Voseo: How to Interpret and Speak Argentine Rioplatense
When planning a trip to Argentina or Uruguay (which is surrounded by Argentina and Brazil), an enthusiastic student of Castellano (what north Americans tend to call Spanish) will want to know what to expect to hear while there, and how to respond.
There's a special group of dialects in Argentina, the largest Spanish-speaking country in South America, and its neighbor Uruguay, called Rioplatense [ri-o-pla-'ten-se]. The name comes from the Río de Plata, or silver river, for which the country Argentina is named. The Río de Plata mouths into the Atlantic where Buenos Aires, Argentina and Montevideo, Uruguay are, so the related dialects are named for the river as well. The reader should remember one's periodic table: what is silver? Ag, from the latin argentum, and hence Argentina.
There are a few distinctions between textbook Castellano and Rioplatense that are important to know. Besides some extensive variation in vocabulary, which is thankfully shared in part with Mexican dialects,with which this writer was educated, there is an important difference in how we commonly say the second person singular ("you"). Most speakers of Spanish as a second language would say "tú" without skipping a beat, but in Rioplatense we use "vos," adapted from the vosotros used in Castellano for the second person plural informal. The porteños (what folks in Buenos Aires call themselves) know that some Spaniards consider this low class, and they do not care.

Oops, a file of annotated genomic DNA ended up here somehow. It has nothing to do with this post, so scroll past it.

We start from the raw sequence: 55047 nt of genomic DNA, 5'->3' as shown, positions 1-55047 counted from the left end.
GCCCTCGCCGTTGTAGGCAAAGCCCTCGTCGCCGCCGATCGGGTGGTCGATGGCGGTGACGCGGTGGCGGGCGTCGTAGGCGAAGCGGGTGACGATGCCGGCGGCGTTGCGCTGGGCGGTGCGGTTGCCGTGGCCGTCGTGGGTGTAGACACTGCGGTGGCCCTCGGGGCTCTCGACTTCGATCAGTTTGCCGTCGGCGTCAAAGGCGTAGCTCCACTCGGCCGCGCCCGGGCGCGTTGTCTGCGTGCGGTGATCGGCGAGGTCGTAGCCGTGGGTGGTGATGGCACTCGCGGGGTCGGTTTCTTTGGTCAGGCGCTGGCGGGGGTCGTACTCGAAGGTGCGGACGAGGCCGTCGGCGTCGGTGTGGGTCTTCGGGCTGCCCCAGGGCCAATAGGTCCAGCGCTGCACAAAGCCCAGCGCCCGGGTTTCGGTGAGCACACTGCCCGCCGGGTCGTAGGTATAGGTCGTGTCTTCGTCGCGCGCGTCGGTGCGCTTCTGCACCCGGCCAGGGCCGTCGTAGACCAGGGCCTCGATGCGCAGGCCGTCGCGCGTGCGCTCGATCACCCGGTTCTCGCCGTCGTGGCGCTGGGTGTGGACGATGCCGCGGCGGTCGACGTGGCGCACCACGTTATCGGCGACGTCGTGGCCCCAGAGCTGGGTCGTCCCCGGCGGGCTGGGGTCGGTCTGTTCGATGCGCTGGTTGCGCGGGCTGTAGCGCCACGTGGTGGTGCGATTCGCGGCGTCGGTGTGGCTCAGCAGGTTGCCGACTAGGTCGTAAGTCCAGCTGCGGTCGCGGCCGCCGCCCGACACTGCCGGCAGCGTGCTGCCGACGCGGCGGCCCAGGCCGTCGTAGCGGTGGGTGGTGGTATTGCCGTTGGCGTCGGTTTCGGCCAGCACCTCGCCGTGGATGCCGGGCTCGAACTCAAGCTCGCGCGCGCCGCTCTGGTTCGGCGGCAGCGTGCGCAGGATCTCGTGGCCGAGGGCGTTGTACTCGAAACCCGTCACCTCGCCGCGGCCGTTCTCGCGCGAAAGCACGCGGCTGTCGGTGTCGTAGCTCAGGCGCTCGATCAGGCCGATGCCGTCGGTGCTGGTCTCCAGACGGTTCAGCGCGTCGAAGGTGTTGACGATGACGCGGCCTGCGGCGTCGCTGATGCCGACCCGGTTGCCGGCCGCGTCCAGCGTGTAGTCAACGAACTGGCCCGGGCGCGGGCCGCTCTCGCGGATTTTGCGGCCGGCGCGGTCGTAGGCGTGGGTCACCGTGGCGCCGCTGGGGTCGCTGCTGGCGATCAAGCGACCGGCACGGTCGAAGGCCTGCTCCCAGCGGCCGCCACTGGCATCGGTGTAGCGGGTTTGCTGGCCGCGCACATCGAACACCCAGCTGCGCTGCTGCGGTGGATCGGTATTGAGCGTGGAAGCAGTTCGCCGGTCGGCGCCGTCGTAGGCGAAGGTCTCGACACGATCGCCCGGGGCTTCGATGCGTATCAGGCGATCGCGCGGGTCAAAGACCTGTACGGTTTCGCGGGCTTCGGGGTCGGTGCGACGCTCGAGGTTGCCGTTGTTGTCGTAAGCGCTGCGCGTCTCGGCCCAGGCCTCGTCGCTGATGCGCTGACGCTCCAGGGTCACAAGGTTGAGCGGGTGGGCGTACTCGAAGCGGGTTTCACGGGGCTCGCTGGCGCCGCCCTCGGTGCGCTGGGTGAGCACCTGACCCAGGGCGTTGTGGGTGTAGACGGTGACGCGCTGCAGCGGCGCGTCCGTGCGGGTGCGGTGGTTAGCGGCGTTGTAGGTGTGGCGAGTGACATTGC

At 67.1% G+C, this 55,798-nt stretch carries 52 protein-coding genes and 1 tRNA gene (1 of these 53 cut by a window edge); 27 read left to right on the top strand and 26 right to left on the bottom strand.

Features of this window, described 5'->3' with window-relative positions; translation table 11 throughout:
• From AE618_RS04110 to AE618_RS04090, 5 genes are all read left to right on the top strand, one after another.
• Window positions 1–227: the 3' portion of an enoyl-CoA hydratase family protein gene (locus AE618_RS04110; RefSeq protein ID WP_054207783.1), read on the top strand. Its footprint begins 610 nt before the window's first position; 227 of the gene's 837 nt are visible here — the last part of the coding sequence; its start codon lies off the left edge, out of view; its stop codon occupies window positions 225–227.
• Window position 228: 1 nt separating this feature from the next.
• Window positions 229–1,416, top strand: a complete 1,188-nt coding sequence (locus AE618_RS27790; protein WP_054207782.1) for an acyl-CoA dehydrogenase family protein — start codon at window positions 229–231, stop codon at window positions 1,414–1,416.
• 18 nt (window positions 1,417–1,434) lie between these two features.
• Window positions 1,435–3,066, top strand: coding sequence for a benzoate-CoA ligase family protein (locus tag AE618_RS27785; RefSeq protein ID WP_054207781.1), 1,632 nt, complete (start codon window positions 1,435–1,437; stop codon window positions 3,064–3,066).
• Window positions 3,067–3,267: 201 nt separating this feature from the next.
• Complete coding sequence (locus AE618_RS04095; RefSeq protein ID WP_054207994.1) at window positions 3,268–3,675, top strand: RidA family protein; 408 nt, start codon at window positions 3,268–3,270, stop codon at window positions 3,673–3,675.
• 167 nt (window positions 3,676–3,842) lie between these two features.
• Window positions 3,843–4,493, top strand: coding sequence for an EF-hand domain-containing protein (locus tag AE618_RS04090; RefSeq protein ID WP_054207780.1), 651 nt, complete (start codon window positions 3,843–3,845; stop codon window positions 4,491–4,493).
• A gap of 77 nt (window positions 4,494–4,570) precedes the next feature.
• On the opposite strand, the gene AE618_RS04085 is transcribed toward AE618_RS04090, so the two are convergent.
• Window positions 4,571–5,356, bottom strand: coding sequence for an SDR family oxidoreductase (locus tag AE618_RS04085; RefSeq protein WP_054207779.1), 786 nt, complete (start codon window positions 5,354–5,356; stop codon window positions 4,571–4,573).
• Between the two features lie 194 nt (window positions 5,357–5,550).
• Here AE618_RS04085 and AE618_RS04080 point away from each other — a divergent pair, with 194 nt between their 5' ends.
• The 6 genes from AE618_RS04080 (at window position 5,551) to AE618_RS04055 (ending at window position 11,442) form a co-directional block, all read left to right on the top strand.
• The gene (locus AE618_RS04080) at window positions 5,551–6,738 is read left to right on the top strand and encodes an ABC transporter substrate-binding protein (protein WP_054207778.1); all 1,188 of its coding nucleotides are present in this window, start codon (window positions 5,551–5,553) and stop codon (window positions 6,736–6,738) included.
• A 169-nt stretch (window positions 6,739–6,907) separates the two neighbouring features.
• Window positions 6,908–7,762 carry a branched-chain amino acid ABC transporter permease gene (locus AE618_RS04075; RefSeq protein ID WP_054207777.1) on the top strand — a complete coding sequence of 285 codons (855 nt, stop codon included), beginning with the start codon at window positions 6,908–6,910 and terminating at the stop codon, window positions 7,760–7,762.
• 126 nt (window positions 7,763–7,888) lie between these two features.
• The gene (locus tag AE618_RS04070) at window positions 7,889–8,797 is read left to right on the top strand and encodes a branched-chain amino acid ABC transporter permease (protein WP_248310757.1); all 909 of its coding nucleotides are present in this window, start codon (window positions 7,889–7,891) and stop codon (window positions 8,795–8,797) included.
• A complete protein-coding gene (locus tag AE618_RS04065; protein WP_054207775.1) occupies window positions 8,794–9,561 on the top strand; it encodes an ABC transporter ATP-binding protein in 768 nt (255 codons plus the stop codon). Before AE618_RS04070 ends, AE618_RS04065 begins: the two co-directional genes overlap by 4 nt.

What's more, when using voseo, verbs get slightly different endings. Instead of saying "quieres" (you want), we say "querés," which is pronounced without the initial /i/, and also without the final /s/. Following is a list of examples:
Tienes = tenés (this writer has also seen tenís)
Pides = pedís
Encuentras = encontrás (this works as a rule of thumb for -ar verbs)
Eres = sos
Vas = vas
Haces = hacés
Notice that stem-changing verbs don't get their stems changed in voseo.
What's funny is that the object pronoun for vos remains "te," the possessives "tu" and "tuyo," etc.
In Rioplatense, the palatalized /l/ that sounds like "y" comes out like "sh." So we don't write ensayos for school, but "ensashos." And that without the /s/ at the end. At least the spelling isn't changed.
As in Mexicano, second person plural informal changes from Castellano vosotros to ustedes. Notice, therefore, that vos is not the same as vosotros. Vos, as the reader will have noticed by now, is missing the diphthong component /i/, as in the difference between vos "hablás" and vosotros "habláis."
Anyone wanting to get a good dose of vos is encouraged to begin reading Mario Benedetti (an uruguayano), Julio Cortázar (a porteño) and Ariel Dorfman (a chileno). Plus these writers' work is good for the spirit, and people in South America will be nicer to a traveler who has some culture and some awareness.
There is a good source of more information on voseo at http://www.livingspanish.com/Spanish_Spoken_Argentina.html, and the (English) Wikipedia article isn't bad either.